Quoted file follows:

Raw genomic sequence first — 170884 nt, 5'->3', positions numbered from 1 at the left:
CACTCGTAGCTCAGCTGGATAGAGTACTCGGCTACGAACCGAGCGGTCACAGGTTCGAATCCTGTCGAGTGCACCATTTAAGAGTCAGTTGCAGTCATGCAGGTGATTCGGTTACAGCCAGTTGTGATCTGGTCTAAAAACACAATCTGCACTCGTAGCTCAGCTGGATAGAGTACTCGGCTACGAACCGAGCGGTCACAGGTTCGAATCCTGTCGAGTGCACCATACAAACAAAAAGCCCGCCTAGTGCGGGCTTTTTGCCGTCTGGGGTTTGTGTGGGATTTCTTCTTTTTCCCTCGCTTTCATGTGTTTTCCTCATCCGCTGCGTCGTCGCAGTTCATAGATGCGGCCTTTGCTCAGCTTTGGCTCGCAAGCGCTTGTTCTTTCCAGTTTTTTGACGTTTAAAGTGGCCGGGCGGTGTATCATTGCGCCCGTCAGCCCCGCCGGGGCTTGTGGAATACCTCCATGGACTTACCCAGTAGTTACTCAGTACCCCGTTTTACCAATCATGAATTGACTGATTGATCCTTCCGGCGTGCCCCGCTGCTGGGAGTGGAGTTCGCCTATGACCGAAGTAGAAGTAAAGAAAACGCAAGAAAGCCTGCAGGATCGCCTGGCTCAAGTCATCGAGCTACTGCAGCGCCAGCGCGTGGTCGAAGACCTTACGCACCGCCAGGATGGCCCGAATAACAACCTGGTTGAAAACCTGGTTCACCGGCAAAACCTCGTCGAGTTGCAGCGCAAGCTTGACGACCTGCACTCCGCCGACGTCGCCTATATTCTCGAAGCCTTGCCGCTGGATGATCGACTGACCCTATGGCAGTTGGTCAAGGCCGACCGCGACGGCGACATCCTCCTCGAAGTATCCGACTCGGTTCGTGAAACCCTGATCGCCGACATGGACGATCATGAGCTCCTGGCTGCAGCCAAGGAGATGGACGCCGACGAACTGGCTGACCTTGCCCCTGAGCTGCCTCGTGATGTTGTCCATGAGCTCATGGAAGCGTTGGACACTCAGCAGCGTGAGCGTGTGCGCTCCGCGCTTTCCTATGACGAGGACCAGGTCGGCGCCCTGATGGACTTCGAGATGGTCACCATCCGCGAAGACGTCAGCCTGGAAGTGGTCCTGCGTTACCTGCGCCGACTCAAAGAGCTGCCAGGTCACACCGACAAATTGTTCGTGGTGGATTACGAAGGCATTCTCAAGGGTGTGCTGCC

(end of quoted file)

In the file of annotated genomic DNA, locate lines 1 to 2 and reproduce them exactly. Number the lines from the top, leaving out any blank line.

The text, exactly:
Raw genomic sequence first — 170884 nt, 5'->3', positions numbered from 1 at the left:
CACTCGTAGCTCAGCTGGATAGAGTACTCGGCTACGAACCGAGCGGTCACAGGTTCGAATCCTGTCGAGTGCACCATTTAAGAGTCAGTTGCAGTCATGCAGGTGATTCGGTTACAGCCAGTTGTGATCTGGTCTAAAAACACAATCTGCACTCGTAGCTCAGCTGGATAGAGTACTCGGCTACGAACCGAGCGGTCACAGGTTCGAATCCTGTCGAGTGCACCATACAAACAAAAAGCCCGCCTAGTGCGGGCTTTTTGCCGTCTGGGGTTTGTGTGGGATTTCTTCTTTTTCCCTCGCTTTCATGTGTTTTCCTCATCCGCTGCGTCGTCGCAGTTCATAGATGCGGCCTTTGCTCAGCTTTGGCTCGCAAGCGCTTGTTCTTTCCAGTTTTTTGACGTTTAAAGTGGCCGGGCGGTGTATCATTGCGCCCGTCAGCCCCGCCGGGGCTTGTGGAATACCTCCATGGACTTACCCAGTAGTTACTCAGTACCCCGTTTTACCAATCATGAATTGACTGATTGATCCTTCCGGCGTGCCCCGCTGCTGGGAGTGGAGTTCGCCTATGACCGAAGTAGAAGTAAAGAAAACGCAAGAAAGCCTGCAGGATCGCCTGGCTCAAGTCATCGAGCTACTGCAGCGCCAGCGCGTGGTCGAAGACCTTACGCACCGCCAGGATGGCCCGAATAACAACCTGGTTGAAAACCTGGTTCACCGGCAAAACCTCGTCGAGTTGCAGCGCAAGCTTGACGACCTGCACTCCGCCGACGTCGCCTATATTCTCGAAGCCTTGCCGCTGGATGATCGACTGACCCTATGGCAGTTGGTCAAGGCCGACCGCGACGGCGACATCCTCCTCGAAGTATCCGACTCGGTTCGTGAAACCCTGATCGCCGACATGGACGATCATGAGCTCCTGGCTGCAGCCAAGGAGATGGACGCCGACGAACTGGCTGACCTTGCCCCTGAGCTGCCTCGTGATGTTGTCCATGAGCTCATGGAAGCGTTGGACACTCAGCAGCGTGAGCGTGTGCGCTCCGCGCTTTCCTATGACGAGGACCAGGTCGGCGCCCTGATGGACTTCGAGATGGTCACCATCCGCGAAGACGTCAGCCTGGAAGTGGTCCTGCGTTACCTGCGCCGACTCAAAGAGCTGCCAGGTCACACCGACAAATTGTTCGTGGTGGATTACGAAGGCATTCTCAAGGGTGTGCTGCC